Housing association completed 2,399 homes, nearly triple previous year as turnover and surplus increased

Peabody has reported sharp increases in turnover, surplus and development in its first accounts since its merger with 37,000 home landlord Catalyst. 

In its accounts for the 2022/23 financial year, the 107,000-home housing association reported its surplus was up to £257m from £213m, on the back of a 66% increase in turnover to £1.1bn. 

peabody mcdermott

Peabody boss Ian McDermott paid tribute to the firm’s former chair Lord Bob Kerslake, who died in the summer

The organisation also saw the number of homes it completed increase nearly threefold to 2,399, from 866 in the prior year, following the completion of the merger in April 2022.

The organisation said its turnover was higher than expected due to the outperformance of revenue from private sales and first tranche shared ownership. 

Peabody, which serves customers across London and the Home Counties, spent £179m on existing repairs – up from £113m – including £66m on building and fire safety work. 

It also increased its annual spend on development, investing £567m in new homes. This represented a 17% increase on the total amount spent by Peabody and Catalyst in the prior year, which was £355m and £128m respectively.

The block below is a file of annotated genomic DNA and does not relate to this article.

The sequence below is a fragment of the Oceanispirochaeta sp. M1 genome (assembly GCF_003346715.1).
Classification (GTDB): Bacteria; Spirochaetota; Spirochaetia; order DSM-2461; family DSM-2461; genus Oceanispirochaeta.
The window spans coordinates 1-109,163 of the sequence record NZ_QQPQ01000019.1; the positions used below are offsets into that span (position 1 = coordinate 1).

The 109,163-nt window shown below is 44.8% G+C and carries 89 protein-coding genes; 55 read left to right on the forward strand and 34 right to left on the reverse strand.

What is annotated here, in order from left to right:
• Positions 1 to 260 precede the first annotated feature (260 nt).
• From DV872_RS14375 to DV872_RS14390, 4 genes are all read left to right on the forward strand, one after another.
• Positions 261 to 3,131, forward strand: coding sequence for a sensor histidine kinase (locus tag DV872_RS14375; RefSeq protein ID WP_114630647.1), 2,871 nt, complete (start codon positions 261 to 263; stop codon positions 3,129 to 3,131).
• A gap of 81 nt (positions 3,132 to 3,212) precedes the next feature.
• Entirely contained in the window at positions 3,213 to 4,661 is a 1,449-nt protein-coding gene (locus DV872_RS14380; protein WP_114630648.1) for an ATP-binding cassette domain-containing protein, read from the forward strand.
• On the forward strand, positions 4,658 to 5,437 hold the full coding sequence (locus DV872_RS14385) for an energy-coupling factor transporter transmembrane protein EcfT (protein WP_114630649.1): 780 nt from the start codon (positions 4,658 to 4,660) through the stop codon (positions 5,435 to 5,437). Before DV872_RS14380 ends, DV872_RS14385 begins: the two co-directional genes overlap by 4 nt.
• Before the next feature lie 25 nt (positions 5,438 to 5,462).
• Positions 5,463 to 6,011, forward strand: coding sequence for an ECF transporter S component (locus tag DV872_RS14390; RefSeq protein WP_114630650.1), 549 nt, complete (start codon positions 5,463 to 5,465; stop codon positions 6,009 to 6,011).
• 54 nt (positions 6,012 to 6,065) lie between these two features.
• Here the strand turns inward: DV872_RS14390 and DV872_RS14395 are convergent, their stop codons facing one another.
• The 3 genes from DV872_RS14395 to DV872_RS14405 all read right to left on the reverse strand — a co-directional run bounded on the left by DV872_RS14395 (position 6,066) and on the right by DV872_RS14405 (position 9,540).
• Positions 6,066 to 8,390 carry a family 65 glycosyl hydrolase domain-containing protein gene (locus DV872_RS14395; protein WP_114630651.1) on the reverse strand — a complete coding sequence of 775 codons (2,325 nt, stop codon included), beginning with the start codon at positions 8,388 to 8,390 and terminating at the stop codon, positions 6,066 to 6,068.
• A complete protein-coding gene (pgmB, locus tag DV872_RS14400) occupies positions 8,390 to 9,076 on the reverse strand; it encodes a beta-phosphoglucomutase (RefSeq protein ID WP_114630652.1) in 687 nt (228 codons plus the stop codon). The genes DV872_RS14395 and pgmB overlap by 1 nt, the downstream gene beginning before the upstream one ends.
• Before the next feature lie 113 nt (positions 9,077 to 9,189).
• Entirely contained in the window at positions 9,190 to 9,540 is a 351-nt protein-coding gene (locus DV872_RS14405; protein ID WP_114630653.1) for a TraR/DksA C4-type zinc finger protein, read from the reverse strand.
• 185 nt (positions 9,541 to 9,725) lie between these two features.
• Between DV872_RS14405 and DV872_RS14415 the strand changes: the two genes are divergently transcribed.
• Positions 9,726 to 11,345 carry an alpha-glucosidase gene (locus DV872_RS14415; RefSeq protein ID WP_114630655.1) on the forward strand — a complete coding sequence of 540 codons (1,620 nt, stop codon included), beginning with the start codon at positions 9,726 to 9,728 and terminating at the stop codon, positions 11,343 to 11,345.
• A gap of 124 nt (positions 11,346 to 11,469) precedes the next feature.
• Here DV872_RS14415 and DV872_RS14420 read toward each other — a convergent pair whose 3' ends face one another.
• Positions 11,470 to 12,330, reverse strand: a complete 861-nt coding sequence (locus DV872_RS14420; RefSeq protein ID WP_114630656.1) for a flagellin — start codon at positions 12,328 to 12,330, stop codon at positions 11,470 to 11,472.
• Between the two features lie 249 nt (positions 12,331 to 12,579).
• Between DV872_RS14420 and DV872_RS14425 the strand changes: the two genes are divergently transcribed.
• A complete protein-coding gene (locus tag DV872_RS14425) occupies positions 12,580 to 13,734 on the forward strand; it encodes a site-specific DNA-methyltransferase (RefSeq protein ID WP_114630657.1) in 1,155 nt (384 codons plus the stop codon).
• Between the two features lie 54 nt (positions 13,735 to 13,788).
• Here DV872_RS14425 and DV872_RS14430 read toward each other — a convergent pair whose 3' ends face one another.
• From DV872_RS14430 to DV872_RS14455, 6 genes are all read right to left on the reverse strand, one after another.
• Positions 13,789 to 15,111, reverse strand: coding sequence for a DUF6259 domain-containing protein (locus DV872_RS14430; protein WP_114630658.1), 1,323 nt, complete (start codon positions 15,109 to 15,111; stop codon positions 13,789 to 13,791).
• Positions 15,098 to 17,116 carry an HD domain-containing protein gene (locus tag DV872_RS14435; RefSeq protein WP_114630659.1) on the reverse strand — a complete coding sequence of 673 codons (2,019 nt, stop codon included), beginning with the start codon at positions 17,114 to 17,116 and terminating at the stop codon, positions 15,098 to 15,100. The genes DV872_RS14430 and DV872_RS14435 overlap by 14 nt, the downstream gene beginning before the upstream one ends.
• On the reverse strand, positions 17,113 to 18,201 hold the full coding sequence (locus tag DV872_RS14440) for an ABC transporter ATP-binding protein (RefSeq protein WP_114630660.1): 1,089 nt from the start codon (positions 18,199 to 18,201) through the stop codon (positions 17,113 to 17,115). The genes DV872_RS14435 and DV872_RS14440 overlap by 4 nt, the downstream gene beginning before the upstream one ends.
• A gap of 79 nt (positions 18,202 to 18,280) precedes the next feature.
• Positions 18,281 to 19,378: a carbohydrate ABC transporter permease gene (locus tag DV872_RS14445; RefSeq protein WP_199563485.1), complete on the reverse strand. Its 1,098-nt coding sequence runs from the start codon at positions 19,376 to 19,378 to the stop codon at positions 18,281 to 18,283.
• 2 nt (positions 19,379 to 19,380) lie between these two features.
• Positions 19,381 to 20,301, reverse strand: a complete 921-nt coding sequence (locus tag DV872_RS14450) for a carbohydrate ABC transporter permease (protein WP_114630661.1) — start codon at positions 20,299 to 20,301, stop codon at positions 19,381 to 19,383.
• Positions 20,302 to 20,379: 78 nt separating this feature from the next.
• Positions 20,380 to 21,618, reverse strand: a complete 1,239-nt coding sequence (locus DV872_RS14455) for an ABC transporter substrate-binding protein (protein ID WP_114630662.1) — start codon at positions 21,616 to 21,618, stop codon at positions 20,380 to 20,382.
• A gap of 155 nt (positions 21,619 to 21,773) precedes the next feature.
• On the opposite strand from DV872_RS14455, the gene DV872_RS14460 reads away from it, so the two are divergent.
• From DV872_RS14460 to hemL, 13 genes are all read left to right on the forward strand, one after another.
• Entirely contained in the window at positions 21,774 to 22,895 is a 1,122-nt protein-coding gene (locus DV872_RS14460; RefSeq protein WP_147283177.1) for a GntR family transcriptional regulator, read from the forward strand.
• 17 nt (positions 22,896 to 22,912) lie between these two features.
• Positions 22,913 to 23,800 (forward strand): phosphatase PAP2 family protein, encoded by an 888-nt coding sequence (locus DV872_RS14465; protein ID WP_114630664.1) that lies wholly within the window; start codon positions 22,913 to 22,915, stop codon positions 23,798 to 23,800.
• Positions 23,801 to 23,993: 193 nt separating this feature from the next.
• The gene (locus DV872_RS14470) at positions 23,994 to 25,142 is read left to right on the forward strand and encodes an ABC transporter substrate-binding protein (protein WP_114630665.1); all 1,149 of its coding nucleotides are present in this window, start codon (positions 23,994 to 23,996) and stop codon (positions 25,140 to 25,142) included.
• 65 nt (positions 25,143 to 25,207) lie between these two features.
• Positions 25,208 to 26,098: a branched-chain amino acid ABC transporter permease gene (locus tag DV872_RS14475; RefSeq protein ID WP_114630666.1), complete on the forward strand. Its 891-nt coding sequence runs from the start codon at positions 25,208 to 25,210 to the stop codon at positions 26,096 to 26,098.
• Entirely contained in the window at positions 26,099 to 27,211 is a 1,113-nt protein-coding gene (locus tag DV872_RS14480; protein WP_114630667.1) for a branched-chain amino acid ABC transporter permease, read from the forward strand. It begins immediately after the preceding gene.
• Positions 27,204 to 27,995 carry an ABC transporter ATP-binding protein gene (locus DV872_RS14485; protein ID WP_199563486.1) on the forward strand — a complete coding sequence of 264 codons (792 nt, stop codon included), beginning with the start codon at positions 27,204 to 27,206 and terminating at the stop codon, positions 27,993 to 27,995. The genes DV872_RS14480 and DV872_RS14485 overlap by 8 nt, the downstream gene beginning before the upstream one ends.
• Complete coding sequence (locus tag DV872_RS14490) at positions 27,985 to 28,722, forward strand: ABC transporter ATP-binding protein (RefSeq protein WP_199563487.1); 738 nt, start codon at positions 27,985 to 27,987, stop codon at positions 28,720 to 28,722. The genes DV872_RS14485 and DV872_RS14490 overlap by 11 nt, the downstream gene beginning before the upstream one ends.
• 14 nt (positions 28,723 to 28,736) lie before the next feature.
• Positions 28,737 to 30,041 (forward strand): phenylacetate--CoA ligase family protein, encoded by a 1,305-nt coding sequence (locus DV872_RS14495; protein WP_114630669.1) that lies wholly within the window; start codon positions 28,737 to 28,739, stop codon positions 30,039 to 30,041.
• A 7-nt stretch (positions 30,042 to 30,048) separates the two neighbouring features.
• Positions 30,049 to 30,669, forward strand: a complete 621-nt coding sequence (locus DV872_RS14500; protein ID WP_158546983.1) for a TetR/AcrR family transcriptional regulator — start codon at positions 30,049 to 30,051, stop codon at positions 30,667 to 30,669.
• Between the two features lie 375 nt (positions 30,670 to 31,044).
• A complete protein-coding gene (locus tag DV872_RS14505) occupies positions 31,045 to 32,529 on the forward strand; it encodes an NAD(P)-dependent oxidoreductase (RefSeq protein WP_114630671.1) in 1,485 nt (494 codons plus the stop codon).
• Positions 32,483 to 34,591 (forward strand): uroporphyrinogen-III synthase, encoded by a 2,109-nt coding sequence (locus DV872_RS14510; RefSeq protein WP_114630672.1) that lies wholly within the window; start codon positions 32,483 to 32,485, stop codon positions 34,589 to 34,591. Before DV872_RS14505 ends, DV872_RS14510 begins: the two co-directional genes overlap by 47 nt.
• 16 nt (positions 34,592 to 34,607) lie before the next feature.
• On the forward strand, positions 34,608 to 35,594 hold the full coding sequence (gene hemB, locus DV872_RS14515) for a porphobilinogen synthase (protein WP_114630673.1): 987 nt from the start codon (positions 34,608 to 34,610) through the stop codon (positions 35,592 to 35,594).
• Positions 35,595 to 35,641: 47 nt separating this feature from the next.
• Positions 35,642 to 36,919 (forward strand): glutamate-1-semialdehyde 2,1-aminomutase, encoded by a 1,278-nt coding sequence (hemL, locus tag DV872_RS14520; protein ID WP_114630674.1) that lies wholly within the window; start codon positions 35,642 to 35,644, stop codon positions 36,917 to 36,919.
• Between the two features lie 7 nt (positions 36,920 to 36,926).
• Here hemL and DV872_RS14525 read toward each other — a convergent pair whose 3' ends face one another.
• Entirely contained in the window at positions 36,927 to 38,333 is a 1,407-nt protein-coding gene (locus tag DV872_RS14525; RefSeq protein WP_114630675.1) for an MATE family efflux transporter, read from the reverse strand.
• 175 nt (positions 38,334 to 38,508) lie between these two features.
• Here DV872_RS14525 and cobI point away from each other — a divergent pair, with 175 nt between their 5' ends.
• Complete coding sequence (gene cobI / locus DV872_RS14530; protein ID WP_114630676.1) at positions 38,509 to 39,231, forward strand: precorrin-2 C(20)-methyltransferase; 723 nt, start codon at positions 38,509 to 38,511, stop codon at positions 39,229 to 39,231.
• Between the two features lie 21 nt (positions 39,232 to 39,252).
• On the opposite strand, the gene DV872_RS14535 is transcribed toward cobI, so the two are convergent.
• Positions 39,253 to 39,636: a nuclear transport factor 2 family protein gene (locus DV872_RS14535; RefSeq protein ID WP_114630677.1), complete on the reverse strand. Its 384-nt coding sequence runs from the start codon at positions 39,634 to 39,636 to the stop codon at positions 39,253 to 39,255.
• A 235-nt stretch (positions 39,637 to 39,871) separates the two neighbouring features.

The group completed 2,399 homes in the year to March, after reporting ”strong progress” on its major developments in Dagenham, Islington, Tottenham and Oxford. 

Peabody earlier this year said it had originally intended to spend even more but was forced to rebalance expenditure to focus on existing homes and respond to the broader economic environment.

In the annual report published today, Ian McDermott, chief executive, said the merger had been driven by the desire to “go further and faster, investing more in our homes and communities”, but that the world had “dramatically changes”, with market forces making this increasingly difficult. 

“The war in Eastern Europe, the energy crisis, 40-year high inflation and rapidly rising interest rates have all had a serious impact,” he said.  

“While we are not where we had hoped to be, we are certainly in a much better place than we would have been as separate organisations.” 

McDermott also paid tribute to the firm’s late chairman Lord Kerslake, who died in July, describing him as “a remarkable person dedicated to improving people’s lives”.